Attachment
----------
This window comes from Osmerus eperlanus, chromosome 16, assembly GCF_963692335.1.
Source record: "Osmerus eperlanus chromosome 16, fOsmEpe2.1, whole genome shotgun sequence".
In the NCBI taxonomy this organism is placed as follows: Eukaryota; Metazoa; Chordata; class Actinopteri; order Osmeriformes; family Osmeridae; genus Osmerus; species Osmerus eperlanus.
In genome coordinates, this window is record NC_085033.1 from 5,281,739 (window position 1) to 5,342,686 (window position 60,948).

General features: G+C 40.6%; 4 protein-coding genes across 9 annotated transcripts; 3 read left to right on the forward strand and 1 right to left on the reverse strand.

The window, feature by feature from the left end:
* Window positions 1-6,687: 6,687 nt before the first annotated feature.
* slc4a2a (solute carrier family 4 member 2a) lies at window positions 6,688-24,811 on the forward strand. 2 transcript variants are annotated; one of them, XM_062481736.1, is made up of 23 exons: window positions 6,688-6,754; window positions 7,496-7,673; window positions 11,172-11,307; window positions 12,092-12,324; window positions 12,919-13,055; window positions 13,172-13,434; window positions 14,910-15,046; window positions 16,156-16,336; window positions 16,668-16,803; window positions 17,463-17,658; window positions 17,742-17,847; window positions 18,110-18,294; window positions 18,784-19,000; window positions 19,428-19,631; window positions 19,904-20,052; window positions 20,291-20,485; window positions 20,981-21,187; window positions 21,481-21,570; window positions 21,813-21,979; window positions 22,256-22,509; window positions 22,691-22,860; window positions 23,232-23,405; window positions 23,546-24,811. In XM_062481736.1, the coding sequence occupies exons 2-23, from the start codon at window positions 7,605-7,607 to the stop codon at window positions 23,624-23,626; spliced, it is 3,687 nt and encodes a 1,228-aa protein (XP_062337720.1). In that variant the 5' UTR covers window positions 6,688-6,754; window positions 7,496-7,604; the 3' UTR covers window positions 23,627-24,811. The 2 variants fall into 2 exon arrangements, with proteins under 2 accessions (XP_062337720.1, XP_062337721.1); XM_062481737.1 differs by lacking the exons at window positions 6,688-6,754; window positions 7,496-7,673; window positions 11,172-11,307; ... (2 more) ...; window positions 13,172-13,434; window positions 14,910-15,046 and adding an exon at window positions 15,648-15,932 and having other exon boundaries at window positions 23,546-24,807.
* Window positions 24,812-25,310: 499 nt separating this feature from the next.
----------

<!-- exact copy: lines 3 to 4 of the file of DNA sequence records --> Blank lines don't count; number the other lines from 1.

In the NCBI taxonomy this organism is placed as follows: Eukaryota; Metazoa; Chordata; class Actinopteri; order Osmeriformes; family Osmeridae; genus Osmerus; species Osmerus eperlanus.
In genome coordinates, this window is record NC_085033.1 from 5,281,739 (window position 1) to 5,342,686 (window position 60,948).